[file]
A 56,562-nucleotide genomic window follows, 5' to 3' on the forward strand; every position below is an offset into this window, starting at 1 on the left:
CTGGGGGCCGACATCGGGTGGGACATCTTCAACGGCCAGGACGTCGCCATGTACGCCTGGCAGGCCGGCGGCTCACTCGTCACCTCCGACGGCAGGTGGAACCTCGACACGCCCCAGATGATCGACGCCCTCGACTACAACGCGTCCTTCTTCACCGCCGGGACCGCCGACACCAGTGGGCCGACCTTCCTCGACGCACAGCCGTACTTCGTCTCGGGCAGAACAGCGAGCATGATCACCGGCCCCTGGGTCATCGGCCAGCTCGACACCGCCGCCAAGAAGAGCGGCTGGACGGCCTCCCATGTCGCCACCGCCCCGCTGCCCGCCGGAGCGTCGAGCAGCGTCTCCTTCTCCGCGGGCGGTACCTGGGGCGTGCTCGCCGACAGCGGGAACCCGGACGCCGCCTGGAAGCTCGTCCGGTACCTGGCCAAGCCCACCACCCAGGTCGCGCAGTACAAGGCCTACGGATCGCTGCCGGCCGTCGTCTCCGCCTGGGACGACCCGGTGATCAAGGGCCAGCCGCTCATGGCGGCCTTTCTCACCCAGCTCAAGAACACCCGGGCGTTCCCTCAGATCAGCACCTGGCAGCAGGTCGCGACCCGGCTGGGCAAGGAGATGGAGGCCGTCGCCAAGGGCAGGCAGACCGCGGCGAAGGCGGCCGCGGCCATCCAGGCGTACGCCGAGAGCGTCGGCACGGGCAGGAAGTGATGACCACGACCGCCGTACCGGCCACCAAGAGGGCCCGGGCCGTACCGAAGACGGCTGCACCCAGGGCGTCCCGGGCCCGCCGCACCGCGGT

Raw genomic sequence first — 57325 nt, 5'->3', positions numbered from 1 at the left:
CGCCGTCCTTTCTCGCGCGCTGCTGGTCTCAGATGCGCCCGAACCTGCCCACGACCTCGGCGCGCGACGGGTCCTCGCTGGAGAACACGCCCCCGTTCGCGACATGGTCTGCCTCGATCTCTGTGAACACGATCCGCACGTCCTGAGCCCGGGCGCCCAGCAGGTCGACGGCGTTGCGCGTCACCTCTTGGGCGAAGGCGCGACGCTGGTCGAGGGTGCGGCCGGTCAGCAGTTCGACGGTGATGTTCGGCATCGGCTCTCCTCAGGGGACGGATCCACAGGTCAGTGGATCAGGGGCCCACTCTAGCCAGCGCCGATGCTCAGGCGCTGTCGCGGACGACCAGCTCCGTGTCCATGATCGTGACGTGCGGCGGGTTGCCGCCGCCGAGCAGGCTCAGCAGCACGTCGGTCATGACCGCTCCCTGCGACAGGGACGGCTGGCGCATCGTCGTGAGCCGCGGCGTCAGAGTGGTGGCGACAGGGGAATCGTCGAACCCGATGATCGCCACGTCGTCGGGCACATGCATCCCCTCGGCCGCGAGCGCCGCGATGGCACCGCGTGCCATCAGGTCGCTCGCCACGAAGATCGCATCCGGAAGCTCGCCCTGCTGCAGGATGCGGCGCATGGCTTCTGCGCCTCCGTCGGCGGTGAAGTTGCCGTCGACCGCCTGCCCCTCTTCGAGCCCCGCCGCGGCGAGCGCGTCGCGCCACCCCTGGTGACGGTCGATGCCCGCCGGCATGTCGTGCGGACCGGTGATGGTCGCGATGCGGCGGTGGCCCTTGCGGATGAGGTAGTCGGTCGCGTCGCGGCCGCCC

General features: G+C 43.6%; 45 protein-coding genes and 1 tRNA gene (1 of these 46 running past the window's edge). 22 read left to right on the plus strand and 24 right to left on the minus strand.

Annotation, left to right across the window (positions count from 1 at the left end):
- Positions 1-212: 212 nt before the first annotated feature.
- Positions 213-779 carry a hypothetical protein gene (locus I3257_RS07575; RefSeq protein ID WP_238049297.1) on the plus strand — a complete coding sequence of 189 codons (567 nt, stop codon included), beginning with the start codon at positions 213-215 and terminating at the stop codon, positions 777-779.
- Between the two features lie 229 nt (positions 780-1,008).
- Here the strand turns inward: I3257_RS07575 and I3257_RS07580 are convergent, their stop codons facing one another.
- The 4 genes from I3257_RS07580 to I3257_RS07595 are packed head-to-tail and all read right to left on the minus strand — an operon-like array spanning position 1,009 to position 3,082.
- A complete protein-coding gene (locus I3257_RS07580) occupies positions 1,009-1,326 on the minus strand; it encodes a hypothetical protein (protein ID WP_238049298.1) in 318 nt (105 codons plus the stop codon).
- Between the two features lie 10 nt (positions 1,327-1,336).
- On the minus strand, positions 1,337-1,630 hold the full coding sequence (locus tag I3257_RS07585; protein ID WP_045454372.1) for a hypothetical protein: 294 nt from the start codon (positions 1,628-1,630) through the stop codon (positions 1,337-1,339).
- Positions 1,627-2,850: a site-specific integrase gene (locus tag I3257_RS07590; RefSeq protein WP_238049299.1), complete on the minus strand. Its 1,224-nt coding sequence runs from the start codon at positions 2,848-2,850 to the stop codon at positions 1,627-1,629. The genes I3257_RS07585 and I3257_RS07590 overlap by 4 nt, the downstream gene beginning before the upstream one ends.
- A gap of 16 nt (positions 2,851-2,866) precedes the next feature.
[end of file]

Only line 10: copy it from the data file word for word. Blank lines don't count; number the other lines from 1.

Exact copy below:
- Here the strand turns inward: I3257_RS07575 and I3257_RS07580 are convergent, their stop codons facing one another.